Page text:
April has something for the shallow sky astronomer too, especially if youre an early riser. The bright planets Mars and Saturn will have a close pairing in the southeastern sky in the hour before dawn. They begin the month just a single degree apart. They will share the sky just above the teapot of Sagittarius all month. As the month goes on, they will drift apart and brighten each morning. Itll be a fine show.
Hmmm, so I wonder what a good telescope for a retired amateur to peruse the stars and galaxies would cost. Thousands?
OK, Mr. Spoc.
Also, you misspelled Spock.
this thread is worthless w/out pics! js...
I know not. Ask the Vulcan Science Academy.
You can probably buy a decent 8 or 10 inch Dobsonian for around $500. But there is a learning curve to this sort of thing. If you haven’t already spent some time with more modest equipment such as binoculars, it will most likely end up as a garage ornament.
I was just wondering what power you need to view other galaxies without them being just smudges of light. Rent time on the Hubble, LOL?
Galaxies are actually very large compared to things like planets, etc. The Andromeda galaxy is about 6 full moons in angular diameter. What you really need to image them is light gathering power (i.e. objective lens size) and time exposure (which means tracking with photography). I’ve never done it since I don’t have the money or the back yard.
Thats more than 50 full moons
On the plus side: https://cneos.jpl.nasa.gov/news/news201.html
The least of my worries, literally. Running over a cat on my way back from work ranks well above it.
It depends on what you want to do and how much you want to put into it.
You can get an Obsession 22inch for about $11,000, or, you can go with a Lightbridge 10in for about 600. At an event my club is having in a few weeks, we’re giving away a 80mm Lightbridge. They cost about $60 and are great starter scopes.
I have a buddy who as a 22 Obsession and it has some WONDERFUL views, but, it’s a lot of setup.
I have a hand made (not by me) 12.5 dob I inherited when the owner died. It’s a great scope.
I wish they had talked about some of the other galaxies in Leo like NGC 2903, or, my personal favorites, the NGC 3190 group.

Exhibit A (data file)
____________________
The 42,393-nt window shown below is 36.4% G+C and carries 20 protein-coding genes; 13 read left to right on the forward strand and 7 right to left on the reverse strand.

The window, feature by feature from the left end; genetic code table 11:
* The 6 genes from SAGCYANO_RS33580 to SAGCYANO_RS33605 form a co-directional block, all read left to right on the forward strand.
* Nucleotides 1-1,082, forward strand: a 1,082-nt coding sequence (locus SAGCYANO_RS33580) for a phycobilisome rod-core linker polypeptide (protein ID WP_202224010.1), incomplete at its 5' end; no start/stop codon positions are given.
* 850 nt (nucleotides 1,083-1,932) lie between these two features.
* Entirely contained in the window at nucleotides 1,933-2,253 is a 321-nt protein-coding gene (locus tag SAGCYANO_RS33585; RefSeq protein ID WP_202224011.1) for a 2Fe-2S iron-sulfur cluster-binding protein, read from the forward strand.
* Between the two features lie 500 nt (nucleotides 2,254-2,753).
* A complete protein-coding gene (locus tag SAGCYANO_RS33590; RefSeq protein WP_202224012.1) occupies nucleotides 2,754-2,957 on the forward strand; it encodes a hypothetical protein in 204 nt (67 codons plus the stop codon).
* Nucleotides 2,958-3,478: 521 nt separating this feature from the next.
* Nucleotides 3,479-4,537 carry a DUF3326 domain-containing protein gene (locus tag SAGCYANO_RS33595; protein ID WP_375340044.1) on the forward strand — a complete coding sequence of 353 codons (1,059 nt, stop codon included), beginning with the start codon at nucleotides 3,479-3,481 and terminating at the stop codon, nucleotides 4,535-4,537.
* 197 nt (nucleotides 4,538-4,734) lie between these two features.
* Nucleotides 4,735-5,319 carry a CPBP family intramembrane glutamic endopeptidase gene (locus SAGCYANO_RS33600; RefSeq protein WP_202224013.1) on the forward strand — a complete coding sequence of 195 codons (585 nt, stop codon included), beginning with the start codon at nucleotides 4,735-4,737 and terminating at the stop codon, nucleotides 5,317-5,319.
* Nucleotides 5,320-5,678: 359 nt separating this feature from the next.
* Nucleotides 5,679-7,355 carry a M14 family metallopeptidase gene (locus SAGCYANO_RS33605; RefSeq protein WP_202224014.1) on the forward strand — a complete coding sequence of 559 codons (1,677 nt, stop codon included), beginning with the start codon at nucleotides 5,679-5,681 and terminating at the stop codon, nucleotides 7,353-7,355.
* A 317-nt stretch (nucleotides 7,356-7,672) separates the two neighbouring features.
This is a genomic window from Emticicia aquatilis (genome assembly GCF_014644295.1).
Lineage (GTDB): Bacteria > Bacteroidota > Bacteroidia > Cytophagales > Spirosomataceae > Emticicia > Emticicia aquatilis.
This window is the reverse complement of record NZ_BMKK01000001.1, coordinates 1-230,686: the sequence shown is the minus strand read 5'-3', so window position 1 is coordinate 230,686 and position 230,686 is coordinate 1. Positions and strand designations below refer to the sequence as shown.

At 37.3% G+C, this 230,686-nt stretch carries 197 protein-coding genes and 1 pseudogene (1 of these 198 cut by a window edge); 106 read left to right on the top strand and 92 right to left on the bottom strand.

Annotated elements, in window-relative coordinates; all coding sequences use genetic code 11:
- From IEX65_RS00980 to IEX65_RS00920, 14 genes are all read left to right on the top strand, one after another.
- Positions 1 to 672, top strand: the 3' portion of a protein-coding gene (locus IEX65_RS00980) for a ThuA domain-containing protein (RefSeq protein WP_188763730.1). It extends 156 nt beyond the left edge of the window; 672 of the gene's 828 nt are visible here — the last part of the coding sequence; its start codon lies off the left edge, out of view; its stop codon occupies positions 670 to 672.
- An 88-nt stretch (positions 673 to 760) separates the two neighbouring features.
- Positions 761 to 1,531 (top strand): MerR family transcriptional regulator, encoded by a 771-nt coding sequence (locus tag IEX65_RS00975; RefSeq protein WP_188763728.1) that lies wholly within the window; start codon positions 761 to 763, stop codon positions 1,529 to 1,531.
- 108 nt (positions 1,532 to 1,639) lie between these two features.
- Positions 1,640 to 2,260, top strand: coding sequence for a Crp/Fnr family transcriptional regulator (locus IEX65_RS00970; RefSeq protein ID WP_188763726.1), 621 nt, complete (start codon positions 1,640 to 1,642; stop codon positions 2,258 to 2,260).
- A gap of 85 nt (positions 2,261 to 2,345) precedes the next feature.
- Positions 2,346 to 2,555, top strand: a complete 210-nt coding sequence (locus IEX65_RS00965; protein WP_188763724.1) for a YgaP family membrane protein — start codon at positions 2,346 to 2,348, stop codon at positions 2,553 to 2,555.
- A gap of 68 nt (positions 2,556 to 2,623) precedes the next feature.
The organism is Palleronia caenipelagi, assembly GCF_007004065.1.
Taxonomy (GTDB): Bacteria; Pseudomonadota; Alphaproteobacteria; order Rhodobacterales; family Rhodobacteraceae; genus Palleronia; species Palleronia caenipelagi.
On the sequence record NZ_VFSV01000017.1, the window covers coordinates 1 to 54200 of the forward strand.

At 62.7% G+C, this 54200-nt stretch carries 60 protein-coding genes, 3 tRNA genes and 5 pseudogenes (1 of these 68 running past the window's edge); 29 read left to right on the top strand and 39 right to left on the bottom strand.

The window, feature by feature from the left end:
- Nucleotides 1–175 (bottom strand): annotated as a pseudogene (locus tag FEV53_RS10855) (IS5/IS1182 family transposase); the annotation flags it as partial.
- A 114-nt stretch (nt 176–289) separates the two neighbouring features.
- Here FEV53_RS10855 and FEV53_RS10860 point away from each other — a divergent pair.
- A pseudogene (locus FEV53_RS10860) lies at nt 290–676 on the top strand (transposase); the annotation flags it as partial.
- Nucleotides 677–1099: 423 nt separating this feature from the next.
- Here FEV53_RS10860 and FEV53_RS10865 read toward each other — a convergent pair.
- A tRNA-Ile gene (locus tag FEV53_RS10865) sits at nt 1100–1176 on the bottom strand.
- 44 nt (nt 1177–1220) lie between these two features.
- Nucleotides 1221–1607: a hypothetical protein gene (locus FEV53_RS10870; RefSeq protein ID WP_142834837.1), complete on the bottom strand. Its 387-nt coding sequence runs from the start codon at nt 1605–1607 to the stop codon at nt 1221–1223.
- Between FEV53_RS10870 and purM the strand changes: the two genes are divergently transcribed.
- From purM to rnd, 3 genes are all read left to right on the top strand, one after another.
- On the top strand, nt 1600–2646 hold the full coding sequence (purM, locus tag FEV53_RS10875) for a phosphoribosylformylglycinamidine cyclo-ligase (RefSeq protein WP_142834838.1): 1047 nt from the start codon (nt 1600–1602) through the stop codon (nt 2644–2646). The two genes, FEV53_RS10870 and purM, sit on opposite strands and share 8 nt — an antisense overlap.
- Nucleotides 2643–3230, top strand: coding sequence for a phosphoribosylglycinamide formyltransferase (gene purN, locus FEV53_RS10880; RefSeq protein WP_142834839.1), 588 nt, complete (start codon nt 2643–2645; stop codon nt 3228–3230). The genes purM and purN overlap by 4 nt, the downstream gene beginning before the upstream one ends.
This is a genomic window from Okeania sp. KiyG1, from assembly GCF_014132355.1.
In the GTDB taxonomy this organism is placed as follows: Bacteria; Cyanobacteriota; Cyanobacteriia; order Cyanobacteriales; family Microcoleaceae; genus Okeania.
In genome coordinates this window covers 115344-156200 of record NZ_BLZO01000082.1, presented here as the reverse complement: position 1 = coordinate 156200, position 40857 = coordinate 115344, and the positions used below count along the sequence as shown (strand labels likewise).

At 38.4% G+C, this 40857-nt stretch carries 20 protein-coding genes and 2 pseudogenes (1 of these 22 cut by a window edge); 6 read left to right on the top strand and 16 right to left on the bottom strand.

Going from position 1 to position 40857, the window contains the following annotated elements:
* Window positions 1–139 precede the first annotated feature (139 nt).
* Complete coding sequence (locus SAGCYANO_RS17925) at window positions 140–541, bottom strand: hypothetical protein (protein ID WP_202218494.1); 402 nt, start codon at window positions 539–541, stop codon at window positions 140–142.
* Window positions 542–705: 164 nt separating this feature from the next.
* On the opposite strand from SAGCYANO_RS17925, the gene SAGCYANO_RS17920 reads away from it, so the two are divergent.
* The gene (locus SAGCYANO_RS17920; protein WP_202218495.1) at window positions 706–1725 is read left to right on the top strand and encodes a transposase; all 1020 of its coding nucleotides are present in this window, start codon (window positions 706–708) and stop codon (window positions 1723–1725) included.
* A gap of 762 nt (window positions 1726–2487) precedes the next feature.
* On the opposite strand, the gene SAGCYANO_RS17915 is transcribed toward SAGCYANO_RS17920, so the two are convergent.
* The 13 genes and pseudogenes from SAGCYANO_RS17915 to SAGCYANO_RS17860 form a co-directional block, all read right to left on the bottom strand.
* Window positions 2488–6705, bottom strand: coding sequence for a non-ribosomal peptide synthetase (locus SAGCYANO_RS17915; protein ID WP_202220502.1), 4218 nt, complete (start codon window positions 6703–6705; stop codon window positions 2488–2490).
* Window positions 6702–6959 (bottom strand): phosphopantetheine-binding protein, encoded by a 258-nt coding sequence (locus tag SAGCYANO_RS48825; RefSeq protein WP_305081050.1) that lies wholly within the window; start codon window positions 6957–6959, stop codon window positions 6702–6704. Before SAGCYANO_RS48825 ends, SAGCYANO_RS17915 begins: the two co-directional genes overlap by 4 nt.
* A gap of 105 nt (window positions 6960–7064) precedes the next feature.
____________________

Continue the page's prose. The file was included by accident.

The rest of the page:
Best bet, Learn the sky first, then figure out how much you are willing to part with. Just remember, you won’t see anything like in the pictures.
Yeah, nothing to worry about right now.
Thanks SandRat. A ping to X-Planets, with APoD members along for the ride.
|· join · view topics · view or post blog · bookmark · post new topic · subscribe ·|
|Google news searches: exoplanet · exosolar · extrasolar ·|
A digital camera alone will record very good photos.
A telescope will help make the photos better by enlarging the objects.
Advice for First Time Telescope Buyers
Can you see the Flag on the Moon with a Telescope?
This guy takes great photos including the space station:
ASTROPHOTOGRAPHY - THIERRY LEGAULT
Another who takes great photos. He shows what he uses to take the photos.
Russell Croman Astrophotography
Using a Canon camera:
Using a Nikon
Nikon D810a astrophotography sample images
No telescope? No problem! You can still shoot deep-sky astrophotography images like a pro.
Pretty soon you will want to get a big telescope.
The World’s Largest Telescope
The biggest is 128 foot or 1,536” diameter Extremely Large Telescope
You just need a shed to house your telescope
Using a Nikon
Nikon D810a astrophotography sample images
#14 there is an app for that. You can use a telescope or your smart phone to see what is in a particular area of the sky on any given night without asking a Druid.
I thought this was a hunting thread...............
Disclaimer: Opinions posted on Free Republic are those of the individual posters and do not necessarily represent the opinion of Free Republic or its management. All materials posted herein are protected by copyright law and the exemption for fair use of copyrighted works.